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And so they forged the encryption of power, one encryption to rule them all

With reports of sensitive and, at times, top-secret information being lost on the hard drives of notebook computers, keeping data safe is one of the most important things for business and consumers today. One problem is that hard drive makers often used their own encryption format, which made things confusing for the consumer.

ComputerWorld reports that hard drive makers have now agreed to use the same encryption method for full-disk encryption (FDE) that can be used across all brands of hard drives and SSDs. When FDE is enabled, the computer requires a password before it will boot and all data on the drive is encrypted.

The final specifications for the encryption standard were published this week by the Trusted Computing Group (TCG) and cover specs for FDE in notebooks, desktop and server applications. Robert Thibadeau from Seagate said, "This represents interoperability commitments from every disk drive maker on the planet. We're protecting data at rest. When a USB drive is unplugged, or when a laptop is powered down, or when an administrator pulls a drive from a server, it can't be brought back up and read without first giving a cryptographically-strong password. If you don't have that, it's a brick. You can't even sell it on eBay."

Settling on one single encryption standard will allow all drive makers to build security into all products, which will lower the cost of production and make it easier for user to secure the data on their computers.

This is big news for enterprise environments where a standard encryption protocol means less configuration and less hassle during installation along with less management down the road. The specifications allow encryption to be set by administrators and can’t be turned off by end-users.

One very important factor is that modern FDE has come a long way and now only marginally effects read-write speeds of hard drives. Writing data to an encrypted drive is almost as fast as writing data to a non-encrypted drive. The companies that are members of the TCG include Fujitsu, Hitachi GST, Seagate Technology, Samsung, Toshiba, Western Digital, Wave Systems, LSI Corp., ULink Technology, and IBM.

Analyst Jon Oltsik from Enterprise Strategy Group said, "In five years time, you can imagine any drive coming off the production line will be encrypted, and there will be virtually no cost for it."

The three specifications for FDE includes the Opal spec for outlining minimum requirements for a storage device in a PC or laptop. The Enterprise Security Subsystem Class Specification is aimed at drives in data centers where minimum security configuration is needed during install. The final spec is the Storage Interface Interactions Specification, which details how the specifications interact with other standards for storage interface.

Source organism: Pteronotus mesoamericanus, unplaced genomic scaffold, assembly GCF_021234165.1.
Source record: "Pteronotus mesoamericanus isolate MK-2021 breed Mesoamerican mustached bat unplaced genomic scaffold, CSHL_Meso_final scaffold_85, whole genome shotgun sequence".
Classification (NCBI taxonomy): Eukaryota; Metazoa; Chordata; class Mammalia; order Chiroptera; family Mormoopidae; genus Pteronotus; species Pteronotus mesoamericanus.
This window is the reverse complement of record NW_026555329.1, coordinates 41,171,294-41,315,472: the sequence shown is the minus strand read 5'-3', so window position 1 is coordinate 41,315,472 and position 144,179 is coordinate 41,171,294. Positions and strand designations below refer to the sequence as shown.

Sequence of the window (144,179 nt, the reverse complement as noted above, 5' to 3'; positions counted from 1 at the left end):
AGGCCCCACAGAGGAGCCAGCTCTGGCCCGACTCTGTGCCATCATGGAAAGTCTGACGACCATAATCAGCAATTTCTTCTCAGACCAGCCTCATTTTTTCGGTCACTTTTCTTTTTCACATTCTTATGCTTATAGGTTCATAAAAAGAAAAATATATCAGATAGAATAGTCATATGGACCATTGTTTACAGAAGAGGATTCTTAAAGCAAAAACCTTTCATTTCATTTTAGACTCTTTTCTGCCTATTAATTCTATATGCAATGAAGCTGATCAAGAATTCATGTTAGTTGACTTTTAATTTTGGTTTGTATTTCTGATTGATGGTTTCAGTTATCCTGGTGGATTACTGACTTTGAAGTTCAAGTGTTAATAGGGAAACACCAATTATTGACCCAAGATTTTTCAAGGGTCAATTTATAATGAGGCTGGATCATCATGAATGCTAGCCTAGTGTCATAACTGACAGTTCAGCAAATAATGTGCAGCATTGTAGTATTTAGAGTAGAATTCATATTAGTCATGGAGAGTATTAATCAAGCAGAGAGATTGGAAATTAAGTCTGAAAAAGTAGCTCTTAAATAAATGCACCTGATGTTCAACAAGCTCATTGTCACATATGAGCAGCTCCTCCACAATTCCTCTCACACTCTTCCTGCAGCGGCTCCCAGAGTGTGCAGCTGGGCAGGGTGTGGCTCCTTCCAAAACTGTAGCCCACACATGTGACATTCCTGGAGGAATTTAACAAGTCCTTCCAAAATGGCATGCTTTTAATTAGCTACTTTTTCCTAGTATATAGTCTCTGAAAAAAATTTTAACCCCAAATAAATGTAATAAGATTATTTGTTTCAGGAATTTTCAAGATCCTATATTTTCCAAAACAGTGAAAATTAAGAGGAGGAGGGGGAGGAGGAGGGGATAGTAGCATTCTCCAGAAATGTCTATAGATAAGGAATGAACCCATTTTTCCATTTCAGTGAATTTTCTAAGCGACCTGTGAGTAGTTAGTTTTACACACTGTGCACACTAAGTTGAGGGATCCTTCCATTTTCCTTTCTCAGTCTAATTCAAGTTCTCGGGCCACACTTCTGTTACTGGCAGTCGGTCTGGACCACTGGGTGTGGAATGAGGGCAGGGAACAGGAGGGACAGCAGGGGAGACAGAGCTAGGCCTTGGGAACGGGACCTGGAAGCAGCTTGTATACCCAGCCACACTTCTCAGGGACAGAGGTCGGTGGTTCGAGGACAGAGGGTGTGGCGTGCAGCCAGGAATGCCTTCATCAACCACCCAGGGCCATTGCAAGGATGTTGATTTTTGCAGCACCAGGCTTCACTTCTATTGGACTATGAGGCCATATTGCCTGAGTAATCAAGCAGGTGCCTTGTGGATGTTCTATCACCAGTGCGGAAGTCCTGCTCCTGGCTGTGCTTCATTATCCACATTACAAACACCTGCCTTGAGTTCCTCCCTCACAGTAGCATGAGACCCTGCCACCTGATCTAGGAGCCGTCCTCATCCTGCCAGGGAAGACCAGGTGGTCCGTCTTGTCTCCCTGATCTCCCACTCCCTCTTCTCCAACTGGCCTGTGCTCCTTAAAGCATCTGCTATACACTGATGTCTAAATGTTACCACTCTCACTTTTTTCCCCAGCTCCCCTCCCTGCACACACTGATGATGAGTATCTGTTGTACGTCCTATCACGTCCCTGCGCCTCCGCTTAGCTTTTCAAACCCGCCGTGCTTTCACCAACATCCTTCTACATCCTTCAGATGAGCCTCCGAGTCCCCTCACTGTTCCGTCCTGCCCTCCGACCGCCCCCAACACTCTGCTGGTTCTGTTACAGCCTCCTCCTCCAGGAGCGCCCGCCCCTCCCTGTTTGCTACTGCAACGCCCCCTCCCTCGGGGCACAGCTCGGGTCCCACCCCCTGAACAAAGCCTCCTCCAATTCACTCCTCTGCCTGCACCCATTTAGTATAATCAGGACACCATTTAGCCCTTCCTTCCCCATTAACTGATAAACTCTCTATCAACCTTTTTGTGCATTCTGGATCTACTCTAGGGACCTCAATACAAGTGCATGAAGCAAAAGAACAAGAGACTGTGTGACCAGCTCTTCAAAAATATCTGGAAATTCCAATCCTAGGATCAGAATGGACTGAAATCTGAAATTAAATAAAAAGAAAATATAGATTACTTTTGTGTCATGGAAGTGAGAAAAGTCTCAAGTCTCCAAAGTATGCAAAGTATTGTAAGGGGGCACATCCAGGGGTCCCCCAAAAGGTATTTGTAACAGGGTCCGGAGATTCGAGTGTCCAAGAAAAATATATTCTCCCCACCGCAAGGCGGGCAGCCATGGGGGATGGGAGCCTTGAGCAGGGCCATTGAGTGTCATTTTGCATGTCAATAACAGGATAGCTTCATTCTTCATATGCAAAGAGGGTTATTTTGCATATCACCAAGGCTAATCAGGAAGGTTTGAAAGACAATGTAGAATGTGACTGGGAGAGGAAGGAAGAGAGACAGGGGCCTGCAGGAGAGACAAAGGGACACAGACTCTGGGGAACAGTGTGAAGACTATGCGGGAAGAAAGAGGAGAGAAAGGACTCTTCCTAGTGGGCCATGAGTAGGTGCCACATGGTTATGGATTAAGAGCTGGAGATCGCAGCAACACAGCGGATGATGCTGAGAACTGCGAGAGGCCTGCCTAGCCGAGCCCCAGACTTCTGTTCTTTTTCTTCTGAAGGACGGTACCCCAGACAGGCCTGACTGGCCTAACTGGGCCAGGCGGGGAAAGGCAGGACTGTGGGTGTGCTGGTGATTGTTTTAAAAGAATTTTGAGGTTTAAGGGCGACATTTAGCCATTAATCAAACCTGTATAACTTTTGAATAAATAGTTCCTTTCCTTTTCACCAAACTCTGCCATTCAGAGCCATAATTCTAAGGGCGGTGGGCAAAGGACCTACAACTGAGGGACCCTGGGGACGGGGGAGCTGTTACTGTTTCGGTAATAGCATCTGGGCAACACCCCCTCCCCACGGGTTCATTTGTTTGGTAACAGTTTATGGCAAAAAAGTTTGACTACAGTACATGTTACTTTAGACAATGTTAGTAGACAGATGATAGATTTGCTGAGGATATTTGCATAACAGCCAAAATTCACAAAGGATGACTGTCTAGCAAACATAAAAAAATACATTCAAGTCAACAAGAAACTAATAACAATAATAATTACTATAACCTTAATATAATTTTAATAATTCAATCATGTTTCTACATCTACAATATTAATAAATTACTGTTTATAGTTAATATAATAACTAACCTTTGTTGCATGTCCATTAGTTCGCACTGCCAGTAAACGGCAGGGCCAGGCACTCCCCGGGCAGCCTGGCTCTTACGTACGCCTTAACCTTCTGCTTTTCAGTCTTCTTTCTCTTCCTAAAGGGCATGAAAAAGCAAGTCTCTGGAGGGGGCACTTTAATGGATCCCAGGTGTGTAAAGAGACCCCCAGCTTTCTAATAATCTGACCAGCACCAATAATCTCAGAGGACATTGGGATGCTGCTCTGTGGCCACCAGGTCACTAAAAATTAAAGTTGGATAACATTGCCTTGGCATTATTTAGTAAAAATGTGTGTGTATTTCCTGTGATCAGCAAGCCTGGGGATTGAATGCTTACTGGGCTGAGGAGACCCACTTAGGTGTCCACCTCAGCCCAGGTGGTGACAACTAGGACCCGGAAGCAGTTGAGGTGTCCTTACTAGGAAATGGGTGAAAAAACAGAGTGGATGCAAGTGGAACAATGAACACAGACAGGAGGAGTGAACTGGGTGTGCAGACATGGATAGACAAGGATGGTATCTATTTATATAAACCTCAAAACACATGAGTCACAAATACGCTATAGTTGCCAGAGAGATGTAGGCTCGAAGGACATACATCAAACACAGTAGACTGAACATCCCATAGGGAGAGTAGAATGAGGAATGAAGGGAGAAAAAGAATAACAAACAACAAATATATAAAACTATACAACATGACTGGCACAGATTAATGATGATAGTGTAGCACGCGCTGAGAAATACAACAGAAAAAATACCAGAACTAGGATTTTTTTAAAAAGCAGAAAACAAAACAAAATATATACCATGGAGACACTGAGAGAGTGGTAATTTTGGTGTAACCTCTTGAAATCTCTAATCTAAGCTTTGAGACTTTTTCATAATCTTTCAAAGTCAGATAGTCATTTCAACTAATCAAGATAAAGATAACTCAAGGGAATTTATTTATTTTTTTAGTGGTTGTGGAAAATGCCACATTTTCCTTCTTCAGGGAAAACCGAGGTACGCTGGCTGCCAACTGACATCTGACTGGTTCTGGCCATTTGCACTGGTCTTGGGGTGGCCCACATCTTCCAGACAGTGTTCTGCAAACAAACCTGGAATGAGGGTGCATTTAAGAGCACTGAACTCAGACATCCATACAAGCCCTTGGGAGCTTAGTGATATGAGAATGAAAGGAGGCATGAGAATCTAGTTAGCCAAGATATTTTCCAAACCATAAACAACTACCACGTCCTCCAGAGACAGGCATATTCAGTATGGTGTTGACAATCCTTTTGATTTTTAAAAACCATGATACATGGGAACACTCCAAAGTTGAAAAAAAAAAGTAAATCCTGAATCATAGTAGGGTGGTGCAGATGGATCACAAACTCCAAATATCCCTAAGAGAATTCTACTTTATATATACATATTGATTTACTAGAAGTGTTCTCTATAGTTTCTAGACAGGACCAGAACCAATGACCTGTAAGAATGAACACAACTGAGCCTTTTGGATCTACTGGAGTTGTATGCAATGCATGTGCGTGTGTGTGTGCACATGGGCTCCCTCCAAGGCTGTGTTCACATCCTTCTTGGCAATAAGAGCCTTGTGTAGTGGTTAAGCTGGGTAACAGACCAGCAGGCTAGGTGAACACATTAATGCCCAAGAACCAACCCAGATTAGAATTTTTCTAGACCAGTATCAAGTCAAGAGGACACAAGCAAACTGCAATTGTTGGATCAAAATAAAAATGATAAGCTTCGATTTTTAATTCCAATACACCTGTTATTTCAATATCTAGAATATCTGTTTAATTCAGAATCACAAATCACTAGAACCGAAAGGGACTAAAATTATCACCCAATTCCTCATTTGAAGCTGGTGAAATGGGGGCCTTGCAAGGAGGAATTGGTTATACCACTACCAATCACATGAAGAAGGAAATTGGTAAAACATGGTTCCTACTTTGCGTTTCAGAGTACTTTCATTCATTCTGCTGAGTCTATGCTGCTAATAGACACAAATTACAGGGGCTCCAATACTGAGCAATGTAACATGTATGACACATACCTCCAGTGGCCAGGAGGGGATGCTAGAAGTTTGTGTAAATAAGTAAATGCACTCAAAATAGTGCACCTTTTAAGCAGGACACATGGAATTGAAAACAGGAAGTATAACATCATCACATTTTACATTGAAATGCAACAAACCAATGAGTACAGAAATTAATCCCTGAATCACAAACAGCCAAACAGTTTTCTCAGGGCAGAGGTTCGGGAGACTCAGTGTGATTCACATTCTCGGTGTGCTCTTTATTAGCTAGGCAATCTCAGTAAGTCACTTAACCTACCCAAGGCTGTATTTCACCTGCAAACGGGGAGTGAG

The specification supports PATA and SATA, SCSI SAS, Fibre Channel, and ATAPI. The three larger members of the group -- Seagate, Fujitsu, and Hitachi -- are already producing drives that support the standard. The specifications call for vendors to choose to use either AES 128-bit or AES 256-bit keys depending on the level of security wanted. The group points out that neither of these standards has been broken.

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By dj LiTh on 1/29/2009 12:36:04 PM , Rating: 2
Is it just me, or does anyone else think that all the companies sharing the SAME encryption technique is a universal blunder. If one is cracked they all are cracked. I'd much rather have a per company basis of encryption, at least that would spread out the targets of hackers/crackers over a few companies rather than making one huge universal target for them all.

RE: Universal?
By xxsk8er101xx on 1/29/2009 12:58:07 PM , Rating: 2
That's not true at all. You can't just crack one and then magically crack them all. It doesn't work that way. It's probability on a per instance basis. To crack a 128bit AES you would need a pretty powerful super computer and even then it would take quite a few several trillion years to crack it.

Why doesn't anyone do research before saying something that's ignorant?

RE: Universal?
By dj LiTh on 1/29/2009 1:37:02 PM , Rating: 2
Thank you for clarifying that for me. I was under the assumption that it was only the algorithm that needed to be cracked.

RE: Universal?
By rdeegvainl on 1/29/2009 10:28:49 PM , Rating: 4
it seems like you are coming at it from a "finding a flaw in the algorithm" standpoint, while the other is coming at it from a "brute force a single drive standpoint" I declare you both winners. an internet for both of you

RE: Universal?
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